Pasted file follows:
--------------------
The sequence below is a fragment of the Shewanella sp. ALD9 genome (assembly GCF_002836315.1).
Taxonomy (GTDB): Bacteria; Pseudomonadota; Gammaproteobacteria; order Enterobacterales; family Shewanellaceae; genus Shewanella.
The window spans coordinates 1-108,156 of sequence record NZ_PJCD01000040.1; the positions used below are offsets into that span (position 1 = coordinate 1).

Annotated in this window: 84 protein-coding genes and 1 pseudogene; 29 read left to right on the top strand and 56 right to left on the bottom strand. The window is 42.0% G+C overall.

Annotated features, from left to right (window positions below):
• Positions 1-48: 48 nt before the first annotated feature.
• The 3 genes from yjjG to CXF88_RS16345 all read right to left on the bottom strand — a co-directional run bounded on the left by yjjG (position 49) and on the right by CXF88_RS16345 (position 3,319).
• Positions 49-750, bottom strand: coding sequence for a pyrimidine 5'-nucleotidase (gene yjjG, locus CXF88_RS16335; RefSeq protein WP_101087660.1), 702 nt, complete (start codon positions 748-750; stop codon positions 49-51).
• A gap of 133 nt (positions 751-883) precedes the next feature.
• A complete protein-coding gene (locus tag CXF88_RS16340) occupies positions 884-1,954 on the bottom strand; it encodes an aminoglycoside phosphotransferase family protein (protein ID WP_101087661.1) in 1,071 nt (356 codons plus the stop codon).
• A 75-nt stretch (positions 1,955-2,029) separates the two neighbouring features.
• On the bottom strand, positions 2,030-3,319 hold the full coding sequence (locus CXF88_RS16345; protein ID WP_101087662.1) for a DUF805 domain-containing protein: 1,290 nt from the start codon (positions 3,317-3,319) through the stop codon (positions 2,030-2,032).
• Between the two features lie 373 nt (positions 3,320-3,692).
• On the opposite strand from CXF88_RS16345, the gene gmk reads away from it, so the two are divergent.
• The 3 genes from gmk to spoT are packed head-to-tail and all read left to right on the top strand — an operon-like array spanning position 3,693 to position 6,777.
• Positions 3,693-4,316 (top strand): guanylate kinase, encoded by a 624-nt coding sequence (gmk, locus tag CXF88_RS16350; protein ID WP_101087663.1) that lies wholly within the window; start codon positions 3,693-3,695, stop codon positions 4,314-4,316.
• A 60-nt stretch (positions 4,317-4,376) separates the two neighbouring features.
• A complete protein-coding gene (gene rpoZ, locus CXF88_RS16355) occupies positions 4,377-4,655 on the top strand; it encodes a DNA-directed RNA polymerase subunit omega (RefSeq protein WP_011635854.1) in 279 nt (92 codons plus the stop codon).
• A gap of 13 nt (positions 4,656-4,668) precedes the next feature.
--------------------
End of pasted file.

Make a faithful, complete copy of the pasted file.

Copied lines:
The sequence below is a fragment of the Shewanella sp. ALD9 genome (assembly GCF_002836315.1).
Taxonomy (GTDB): Bacteria; Pseudomonadota; Gammaproteobacteria; order Enterobacterales; family Shewanellaceae; genus Shewanella.
The window spans coordinates 1-108,156 of sequence record NZ_PJCD01000040.1; the positions used below are offsets into that span (position 1 = coordinate 1).

Annotated in this window: 84 protein-coding genes and 1 pseudogene; 29 read left to right on the top strand and 56 right to left on the bottom strand. The window is 42.0% G+C overall.

Annotated features, from left to right (window positions below):
• Positions 1-48: 48 nt before the first annotated feature.
• The 3 genes from yjjG to CXF88_RS16345 all read right to left on the bottom strand — a co-directional run bounded on the left by yjjG (position 49) and on the right by CXF88_RS16345 (position 3,319).
• Positions 49-750, bottom strand: coding sequence for a pyrimidine 5'-nucleotidase (gene yjjG, locus CXF88_RS16335; RefSeq protein WP_101087660.1), 702 nt, complete (start codon positions 748-750; stop codon positions 49-51).
• A gap of 133 nt (positions 751-883) precedes the next feature.
• A complete protein-coding gene (locus tag CXF88_RS16340) occupies positions 884-1,954 on the bottom strand; it encodes an aminoglycoside phosphotransferase family protein (protein ID WP_101087661.1) in 1,071 nt (356 codons plus the stop codon).
• A 75-nt stretch (positions 1,955-2,029) separates the two neighbouring features.
• On the bottom strand, positions 2,030-3,319 hold the full coding sequence (locus CXF88_RS16345; protein ID WP_101087662.1) for a DUF805 domain-containing protein: 1,290 nt from the start codon (positions 3,317-3,319) through the stop codon (positions 2,030-2,032).
• Between the two features lie 373 nt (positions 3,320-3,692).
• On the opposite strand from CXF88_RS16345, the gene gmk reads away from it, so the two are divergent.
• The 3 genes from gmk to spoT are packed head-to-tail and all read left to right on the top strand — an operon-like array spanning position 3,693 to position 6,777.
• Positions 3,693-4,316 (top strand): guanylate kinase, encoded by a 624-nt coding sequence (gmk, locus tag CXF88_RS16350; protein ID WP_101087663.1) that lies wholly within the window; start codon positions 3,693-3,695, stop codon positions 4,314-4,316.
• A 60-nt stretch (positions 4,317-4,376) separates the two neighbouring features.
• A complete protein-coding gene (gene rpoZ, locus CXF88_RS16355) occupies positions 4,377-4,655 on the top strand; it encodes a DNA-directed RNA polymerase subunit omega (RefSeq protein WP_011635854.1) in 279 nt (92 codons plus the stop codon).
• A gap of 13 nt (positions 4,656-4,668) precedes the next feature.